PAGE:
Angela N. Pierce is the OMS-II Phase Director in the Department of Curriculum and Integrated Learning and an assistant professor of physiology at Kansas City University College of Osteopathic Medicine in Joplin, MO. She is also a University of Kansas Madison and Lila Self Graduate Fellow alumna. She has a Ph.D. in Neuroscience from the University of Kansas Medical Center and a Doctorate of Chiropractic from Palmer College of Chiropractic. She completed her post-doctoral training at KU Med in the Department of Anatomy & Cell Biology.


Pierce studies stress-associated, female chronic pelvic pain diseases such as interstitial cystitis/painful bladder syndrome, vulvodynia, fibromyalgia and migraine along with co-morbid mood disorders such as depression and anxiety. Her interests are to identify molecular factors underlying chronic stress experienced in childhood that are related to the development of chronic pain in adulthood. Her particular passion is to identify how non-traditional treatments such as regular exercise can be used to treat and prevent chronic pain and mood disorders in a population of people at high risk for such diseases.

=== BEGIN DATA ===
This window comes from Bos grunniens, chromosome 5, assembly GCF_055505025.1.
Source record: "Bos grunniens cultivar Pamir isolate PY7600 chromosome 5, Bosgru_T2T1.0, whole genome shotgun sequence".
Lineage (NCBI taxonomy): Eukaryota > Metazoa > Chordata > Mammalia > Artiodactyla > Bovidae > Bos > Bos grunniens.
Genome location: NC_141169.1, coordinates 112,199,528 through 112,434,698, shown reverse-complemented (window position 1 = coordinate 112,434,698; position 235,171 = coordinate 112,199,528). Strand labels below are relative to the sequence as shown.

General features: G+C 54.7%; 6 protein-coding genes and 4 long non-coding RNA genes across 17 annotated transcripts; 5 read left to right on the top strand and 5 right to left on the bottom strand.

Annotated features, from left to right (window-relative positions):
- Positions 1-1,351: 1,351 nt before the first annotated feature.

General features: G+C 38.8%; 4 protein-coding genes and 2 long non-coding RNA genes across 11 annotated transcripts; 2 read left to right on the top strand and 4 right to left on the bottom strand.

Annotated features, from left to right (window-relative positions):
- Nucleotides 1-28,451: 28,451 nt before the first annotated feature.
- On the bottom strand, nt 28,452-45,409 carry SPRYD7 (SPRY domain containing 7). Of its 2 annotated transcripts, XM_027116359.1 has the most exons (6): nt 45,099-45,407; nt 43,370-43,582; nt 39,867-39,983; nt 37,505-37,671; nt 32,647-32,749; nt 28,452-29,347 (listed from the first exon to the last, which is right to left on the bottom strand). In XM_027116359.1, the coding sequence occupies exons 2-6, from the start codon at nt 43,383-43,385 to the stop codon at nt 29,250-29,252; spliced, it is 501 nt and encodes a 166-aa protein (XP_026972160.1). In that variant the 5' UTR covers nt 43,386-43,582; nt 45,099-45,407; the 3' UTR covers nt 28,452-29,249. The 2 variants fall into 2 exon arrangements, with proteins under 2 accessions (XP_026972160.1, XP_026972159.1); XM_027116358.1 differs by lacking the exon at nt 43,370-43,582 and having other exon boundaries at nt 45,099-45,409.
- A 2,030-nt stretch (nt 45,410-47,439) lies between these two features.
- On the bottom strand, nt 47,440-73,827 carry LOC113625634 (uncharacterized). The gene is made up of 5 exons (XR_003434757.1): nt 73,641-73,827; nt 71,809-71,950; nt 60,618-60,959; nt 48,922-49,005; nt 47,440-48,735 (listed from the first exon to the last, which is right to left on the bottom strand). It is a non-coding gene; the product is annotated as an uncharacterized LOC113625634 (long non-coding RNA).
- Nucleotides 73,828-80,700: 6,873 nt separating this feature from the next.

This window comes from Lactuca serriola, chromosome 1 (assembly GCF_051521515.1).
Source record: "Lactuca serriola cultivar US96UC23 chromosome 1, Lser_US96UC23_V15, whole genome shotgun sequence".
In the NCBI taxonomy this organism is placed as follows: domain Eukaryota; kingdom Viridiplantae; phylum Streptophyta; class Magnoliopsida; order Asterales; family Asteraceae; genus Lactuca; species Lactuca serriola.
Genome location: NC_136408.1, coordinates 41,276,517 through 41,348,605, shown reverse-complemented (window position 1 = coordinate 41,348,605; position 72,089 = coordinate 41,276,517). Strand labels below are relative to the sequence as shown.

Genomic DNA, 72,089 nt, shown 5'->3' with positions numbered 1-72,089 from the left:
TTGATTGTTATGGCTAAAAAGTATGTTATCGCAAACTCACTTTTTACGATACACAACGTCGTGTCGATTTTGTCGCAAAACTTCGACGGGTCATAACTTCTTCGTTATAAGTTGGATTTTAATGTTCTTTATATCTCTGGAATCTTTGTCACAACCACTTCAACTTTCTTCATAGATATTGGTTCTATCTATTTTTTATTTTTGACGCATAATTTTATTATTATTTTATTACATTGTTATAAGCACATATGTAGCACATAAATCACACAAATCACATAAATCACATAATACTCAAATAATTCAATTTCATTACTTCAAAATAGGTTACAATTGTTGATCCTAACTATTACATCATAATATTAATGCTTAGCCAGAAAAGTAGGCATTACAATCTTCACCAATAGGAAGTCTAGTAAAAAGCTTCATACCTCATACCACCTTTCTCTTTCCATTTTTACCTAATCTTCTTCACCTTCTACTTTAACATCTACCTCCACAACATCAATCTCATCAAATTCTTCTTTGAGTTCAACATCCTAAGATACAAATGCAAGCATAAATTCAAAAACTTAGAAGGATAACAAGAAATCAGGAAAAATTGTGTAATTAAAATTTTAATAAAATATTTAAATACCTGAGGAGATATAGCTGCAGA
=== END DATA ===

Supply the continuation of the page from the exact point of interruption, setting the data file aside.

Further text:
My Mission

As a teenager, I was disabled by a rare disease called eosinophillic gastritis due to constant pain, nausea, and vomiting.  In the time before I was diagnosed, I resolved the following promise as a way to counter the fear, anxiety, and hopelessness that loomed over my future:  

If I am ever well again, I will dedicate my life to working on behalf of those who do not know why they are suffering.
— 1999

Although incurable, I took comfort in the thought that science was attempting to understand the basic mechanisms underlying chronic diseases like mine.


Now, I've been given the chance to make good on my promise.  I plan to bridge neurobiology research with public health policy, serve as a liaison between collaborating health-care disciplines, and advocate for preventative and complementary health care on a federal and international scale while contributing to the foundational education delivered to future osteopathic physicians.